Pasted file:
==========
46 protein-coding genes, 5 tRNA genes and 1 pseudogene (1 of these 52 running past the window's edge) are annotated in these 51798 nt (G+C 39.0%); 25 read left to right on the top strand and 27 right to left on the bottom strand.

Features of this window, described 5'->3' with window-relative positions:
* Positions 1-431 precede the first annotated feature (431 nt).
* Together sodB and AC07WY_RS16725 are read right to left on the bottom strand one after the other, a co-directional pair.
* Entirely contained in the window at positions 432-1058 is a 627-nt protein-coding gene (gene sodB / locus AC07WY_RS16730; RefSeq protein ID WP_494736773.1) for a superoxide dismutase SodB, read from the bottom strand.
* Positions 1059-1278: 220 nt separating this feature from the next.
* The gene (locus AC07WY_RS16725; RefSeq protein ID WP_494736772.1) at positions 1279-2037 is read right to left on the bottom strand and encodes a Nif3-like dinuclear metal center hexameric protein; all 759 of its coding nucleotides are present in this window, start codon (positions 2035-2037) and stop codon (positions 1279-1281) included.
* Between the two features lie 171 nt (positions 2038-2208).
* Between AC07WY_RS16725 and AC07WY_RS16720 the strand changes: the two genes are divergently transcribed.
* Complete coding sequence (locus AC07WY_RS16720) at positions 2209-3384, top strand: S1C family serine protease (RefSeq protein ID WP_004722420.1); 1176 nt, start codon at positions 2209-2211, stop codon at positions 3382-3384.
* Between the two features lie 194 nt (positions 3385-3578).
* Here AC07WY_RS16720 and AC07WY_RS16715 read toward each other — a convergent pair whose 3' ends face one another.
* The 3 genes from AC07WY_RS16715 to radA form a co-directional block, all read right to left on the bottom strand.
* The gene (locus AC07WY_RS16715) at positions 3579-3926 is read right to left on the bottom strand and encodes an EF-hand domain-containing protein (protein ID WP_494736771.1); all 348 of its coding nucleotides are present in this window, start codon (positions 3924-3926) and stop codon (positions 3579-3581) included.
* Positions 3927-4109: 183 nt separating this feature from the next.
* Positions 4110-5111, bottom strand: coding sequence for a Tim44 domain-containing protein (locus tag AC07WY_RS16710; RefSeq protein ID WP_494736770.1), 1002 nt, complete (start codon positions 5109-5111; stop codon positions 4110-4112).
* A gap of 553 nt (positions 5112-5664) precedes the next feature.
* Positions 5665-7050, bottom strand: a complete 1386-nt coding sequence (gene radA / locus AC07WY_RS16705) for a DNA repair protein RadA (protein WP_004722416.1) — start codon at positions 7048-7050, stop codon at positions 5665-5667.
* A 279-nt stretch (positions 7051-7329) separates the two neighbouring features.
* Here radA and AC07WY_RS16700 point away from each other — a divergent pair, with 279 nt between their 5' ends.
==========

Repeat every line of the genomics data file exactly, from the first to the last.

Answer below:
46 protein-coding genes, 5 tRNA genes and 1 pseudogene (1 of these 52 running past the window's edge) are annotated in these 51798 nt (G+C 39.0%); 25 read left to right on the top strand and 27 right to left on the bottom strand.

Features of this window, described 5'->3' with window-relative positions:
* Positions 1-431 precede the first annotated feature (431 nt).
* Together sodB and AC07WY_RS16725 are read right to left on the bottom strand one after the other, a co-directional pair.
* Entirely contained in the window at positions 432-1058 is a 627-nt protein-coding gene (gene sodB / locus AC07WY_RS16730; RefSeq protein ID WP_494736773.1) for a superoxide dismutase SodB, read from the bottom strand.
* Positions 1059-1278: 220 nt separating this feature from the next.
* The gene (locus AC07WY_RS16725; RefSeq protein ID WP_494736772.1) at positions 1279-2037 is read right to left on the bottom strand and encodes a Nif3-like dinuclear metal center hexameric protein; all 759 of its coding nucleotides are present in this window, start codon (positions 2035-2037) and stop codon (positions 1279-1281) included.
* Between the two features lie 171 nt (positions 2038-2208).
* Between AC07WY_RS16725 and AC07WY_RS16720 the strand changes: the two genes are divergently transcribed.
* Complete coding sequence (locus AC07WY_RS16720) at positions 2209-3384, top strand: S1C family serine protease (RefSeq protein ID WP_004722420.1); 1176 nt, start codon at positions 2209-2211, stop codon at positions 3382-3384.
* Between the two features lie 194 nt (positions 3385-3578).
* Here AC07WY_RS16720 and AC07WY_RS16715 read toward each other — a convergent pair whose 3' ends face one another.
* The 3 genes from AC07WY_RS16715 to radA form a co-directional block, all read right to left on the bottom strand.
* The gene (locus AC07WY_RS16715) at positions 3579-3926 is read right to left on the bottom strand and encodes an EF-hand domain-containing protein (protein ID WP_494736771.1); all 348 of its coding nucleotides are present in this window, start codon (positions 3924-3926) and stop codon (positions 3579-3581) included.
* Positions 3927-4109: 183 nt separating this feature from the next.
* Positions 4110-5111, bottom strand: coding sequence for a Tim44 domain-containing protein (locus tag AC07WY_RS16710; RefSeq protein ID WP_494736770.1), 1002 nt, complete (start codon positions 5109-5111; stop codon positions 4110-4112).
* A gap of 553 nt (positions 5112-5664) precedes the next feature.
* Positions 5665-7050, bottom strand: a complete 1386-nt coding sequence (gene radA / locus AC07WY_RS16705) for a DNA repair protein RadA (protein WP_004722416.1) — start codon at positions 7048-7050, stop codon at positions 5665-5667.
* A 279-nt stretch (positions 7051-7329) separates the two neighbouring features.
* Here radA and AC07WY_RS16700 point away from each other — a divergent pair, with 279 nt between their 5' ends.